Personally, I’ve never been forcibly outed to anyone. One time someone I knew professionally found my personal blog and recognized me. Nothing came of it, they didn’t press the issue, but I immediately considered damage control if they had sinister motives. And Christine did that with her internship, but she didn’t actually seem to have done that with her family or her personal contacts. Which I think is interesting, because she obviously saw the whole work situation as something that she needed to fix immediately, and something that she needed to put energy and resources in, whereas obviously she doesn’t enjoy having this sex tape sent around to her friends — I use this term loosely — and her family. But it didn’t seem like something where she really thought, “Okay, this is something I need to deal with." Or maybe dealing with it seemed too overwhelming.
You mentioned over email that you wanted to talk about how sex workers’ relationships to their families are depicted on TV and how that can harm sex workers. I’d love your thoughts on that.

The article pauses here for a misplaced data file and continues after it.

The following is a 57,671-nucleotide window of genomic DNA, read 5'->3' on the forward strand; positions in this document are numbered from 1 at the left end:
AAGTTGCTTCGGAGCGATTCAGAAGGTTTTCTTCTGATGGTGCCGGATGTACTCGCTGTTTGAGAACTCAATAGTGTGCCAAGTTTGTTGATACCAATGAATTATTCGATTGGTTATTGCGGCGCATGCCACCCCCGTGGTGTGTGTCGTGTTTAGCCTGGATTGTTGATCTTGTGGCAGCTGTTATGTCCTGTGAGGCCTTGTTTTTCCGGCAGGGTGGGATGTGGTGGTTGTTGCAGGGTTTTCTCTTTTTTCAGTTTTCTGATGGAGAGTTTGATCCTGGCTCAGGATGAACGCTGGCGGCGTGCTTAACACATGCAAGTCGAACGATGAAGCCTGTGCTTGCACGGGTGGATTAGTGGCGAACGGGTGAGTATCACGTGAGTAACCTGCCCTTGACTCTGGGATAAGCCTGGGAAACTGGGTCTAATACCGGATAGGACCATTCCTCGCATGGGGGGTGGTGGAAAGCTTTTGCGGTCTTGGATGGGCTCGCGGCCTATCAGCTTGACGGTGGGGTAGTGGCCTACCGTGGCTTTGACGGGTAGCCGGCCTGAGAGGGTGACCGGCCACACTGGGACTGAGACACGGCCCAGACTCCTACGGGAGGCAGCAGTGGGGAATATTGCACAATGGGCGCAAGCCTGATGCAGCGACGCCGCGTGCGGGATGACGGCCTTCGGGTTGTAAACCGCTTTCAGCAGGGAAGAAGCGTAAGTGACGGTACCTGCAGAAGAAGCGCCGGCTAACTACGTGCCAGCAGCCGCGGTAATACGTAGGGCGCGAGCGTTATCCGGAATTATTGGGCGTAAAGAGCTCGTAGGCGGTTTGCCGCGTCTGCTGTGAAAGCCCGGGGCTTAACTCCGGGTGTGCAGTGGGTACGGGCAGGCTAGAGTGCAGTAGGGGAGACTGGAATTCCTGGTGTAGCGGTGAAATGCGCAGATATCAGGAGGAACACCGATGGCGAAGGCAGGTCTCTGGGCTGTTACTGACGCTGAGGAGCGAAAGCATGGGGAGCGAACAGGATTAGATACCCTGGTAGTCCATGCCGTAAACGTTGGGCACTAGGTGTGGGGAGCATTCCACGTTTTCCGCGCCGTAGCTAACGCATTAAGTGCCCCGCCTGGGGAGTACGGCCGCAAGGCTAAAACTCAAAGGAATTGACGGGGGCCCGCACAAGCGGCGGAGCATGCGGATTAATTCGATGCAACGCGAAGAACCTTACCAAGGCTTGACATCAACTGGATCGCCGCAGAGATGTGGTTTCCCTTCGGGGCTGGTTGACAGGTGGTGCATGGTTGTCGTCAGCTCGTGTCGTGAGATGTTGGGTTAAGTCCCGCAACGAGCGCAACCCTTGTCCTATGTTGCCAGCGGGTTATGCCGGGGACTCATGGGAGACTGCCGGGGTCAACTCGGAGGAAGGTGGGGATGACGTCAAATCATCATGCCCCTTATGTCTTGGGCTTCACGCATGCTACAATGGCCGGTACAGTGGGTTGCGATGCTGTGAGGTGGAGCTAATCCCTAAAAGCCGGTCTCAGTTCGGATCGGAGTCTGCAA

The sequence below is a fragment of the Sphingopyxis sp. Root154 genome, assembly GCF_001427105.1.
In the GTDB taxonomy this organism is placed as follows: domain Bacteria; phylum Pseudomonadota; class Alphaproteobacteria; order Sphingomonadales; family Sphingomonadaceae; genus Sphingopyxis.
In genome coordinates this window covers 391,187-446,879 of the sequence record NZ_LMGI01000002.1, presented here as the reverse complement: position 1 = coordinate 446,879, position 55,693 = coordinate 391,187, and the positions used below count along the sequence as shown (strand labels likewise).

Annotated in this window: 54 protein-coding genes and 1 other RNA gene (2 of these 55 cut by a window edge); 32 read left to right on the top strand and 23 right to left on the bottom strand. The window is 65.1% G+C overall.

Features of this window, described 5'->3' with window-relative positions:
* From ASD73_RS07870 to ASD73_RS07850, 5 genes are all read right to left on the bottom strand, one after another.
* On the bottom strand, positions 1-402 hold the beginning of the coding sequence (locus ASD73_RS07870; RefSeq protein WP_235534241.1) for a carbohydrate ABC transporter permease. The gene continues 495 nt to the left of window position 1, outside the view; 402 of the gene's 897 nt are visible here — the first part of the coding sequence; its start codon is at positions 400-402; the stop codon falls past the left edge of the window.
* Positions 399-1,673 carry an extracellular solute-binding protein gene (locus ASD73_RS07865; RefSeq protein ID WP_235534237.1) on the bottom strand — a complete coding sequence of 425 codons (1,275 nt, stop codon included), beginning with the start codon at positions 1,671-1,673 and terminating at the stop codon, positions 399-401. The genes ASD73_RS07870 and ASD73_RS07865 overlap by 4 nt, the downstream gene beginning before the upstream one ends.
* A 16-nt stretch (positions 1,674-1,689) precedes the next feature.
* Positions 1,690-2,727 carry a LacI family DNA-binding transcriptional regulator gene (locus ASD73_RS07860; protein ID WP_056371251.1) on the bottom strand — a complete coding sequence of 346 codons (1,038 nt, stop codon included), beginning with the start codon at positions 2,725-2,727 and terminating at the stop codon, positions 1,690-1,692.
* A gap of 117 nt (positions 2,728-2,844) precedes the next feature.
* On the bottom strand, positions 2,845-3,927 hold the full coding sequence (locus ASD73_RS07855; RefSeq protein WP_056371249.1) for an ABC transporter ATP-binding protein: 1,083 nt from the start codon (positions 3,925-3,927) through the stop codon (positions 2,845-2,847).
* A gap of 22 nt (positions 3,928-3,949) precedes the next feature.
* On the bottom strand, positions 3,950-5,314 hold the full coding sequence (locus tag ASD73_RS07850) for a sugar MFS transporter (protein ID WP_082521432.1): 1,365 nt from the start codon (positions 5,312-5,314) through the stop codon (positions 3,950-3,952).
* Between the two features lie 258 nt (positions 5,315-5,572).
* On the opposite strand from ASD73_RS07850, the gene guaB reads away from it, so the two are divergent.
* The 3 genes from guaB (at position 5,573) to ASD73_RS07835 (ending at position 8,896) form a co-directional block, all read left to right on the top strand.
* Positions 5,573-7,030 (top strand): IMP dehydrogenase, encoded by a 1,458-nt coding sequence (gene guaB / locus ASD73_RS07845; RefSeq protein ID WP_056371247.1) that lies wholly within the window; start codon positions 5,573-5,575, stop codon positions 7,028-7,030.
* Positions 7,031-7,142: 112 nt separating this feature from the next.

When I talk to other sex workers, there are quite a lot of people that have a difficult relationship with their families. Sex work is something you can do when you have a mental illness. And people who have been abused by their family, or just generally abused, often are mentally ill. They suffer from PTSD, they suffer from depression, and when you’re depressed and you have PTSD, holding down a 9 to 5 job, or working 16 hours a day, is really fucking hard. Getting up in the morning? Really hard. A lot of sex workers are members of the LGBT community, like me, which can lead to families withdrawing support and leaving you in a tough spot.
Sex work has a flexible schedule, you get a lot of money for relatively little time, depending on what you do. So when you’re mentally ill, you have a history of trauma, you’re without a support system, or you have chronic health issues, it’s a job that you can do. It might not be the nicest job, or the job you always wanted, but it’s something that you can use to deal. People assume that you’re drawn to sex work because you have bad self-esteem or you seek out abusive situations (the misguided idea that sex work is intrinsically abusive), and don’t consider that maybe it’s the best fit for you. Sex work isn’t about seeking out validation or love from men either, which is where the popular offensive term “daddy issues” stems from. The vast majority of sex workers are motivated by a need for money and flexible work hours.